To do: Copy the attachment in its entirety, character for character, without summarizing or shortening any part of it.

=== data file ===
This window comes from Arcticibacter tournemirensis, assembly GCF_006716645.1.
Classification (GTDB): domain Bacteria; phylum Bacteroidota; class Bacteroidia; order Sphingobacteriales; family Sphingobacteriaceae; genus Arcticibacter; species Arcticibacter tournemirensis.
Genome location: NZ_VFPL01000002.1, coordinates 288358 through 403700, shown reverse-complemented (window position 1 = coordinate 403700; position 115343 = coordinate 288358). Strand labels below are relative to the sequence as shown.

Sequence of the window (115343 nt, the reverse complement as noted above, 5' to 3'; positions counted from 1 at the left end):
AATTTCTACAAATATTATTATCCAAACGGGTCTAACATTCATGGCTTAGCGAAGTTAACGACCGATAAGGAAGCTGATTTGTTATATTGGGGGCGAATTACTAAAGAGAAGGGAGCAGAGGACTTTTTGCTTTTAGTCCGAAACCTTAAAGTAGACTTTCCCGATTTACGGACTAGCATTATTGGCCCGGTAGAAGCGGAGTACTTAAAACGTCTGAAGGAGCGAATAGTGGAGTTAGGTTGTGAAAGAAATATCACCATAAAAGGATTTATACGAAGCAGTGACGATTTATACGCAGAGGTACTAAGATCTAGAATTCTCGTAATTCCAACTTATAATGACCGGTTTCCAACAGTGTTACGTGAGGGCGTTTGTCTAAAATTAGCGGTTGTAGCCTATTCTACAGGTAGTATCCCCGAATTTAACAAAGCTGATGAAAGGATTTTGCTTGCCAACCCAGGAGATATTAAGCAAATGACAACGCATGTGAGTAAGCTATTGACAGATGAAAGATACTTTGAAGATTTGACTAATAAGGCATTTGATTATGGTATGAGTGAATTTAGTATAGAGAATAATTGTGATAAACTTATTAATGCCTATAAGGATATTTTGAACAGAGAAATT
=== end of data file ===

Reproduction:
This window comes from Arcticibacter tournemirensis, assembly GCF_006716645.1.
Classification (GTDB): domain Bacteria; phylum Bacteroidota; class Bacteroidia; order Sphingobacteriales; family Sphingobacteriaceae; genus Arcticibacter; species Arcticibacter tournemirensis.
Genome location: NZ_VFPL01000002.1, coordinates 288358 through 403700, shown reverse-complemented (window position 1 = coordinate 403700; position 115343 = coordinate 288358). Strand labels below are relative to the sequence as shown.

Sequence of the window (115343 nt, the reverse complement as noted above, 5' to 3'; positions counted from 1 at the left end):
AATTTCTACAAATATTATTATCCAAACGGGTCTAACATTCATGGCTTAGCGAAGTTAACGACCGATAAGGAAGCTGATTTGTTATATTGGGGGCGAATTACTAAAGAGAAGGGAGCAGAGGACTTTTTGCTTTTAGTCCGAAACCTTAAAGTAGACTTTCCCGATTTACGGACTAGCATTATTGGCCCGGTAGAAGCGGAGTACTTAAAACGTCTGAAGGAGCGAATAGTGGAGTTAGGTTGTGAAAGAAATATCACCATAAAAGGATTTATACGAAGCAGTGACGATTTATACGCAGAGGTACTAAGATCTAGAATTCTCGTAATTCCAACTTATAATGACCGGTTTCCAACAGTGTTACGTGAGGGCGTTTGTCTAAAATTAGCGGTTGTAGCCTATTCTACAGGTAGTATCCCCGAATTTAACAAAGCTGATGAAAGGATTTTGCTTGCCAACCCAGGAGATATTAAGCAAATGACAACGCATGTGAGTAAGCTATTGACAGATGAAAGATACTTTGAAGATTTGACTAATAAGGCATTTGATTATGGTATGAGTGAATTTAGTATAGAGAATAATTGTGATAAACTTATTAATGCCTATAAGGATATTTTGAACAGAGAAATT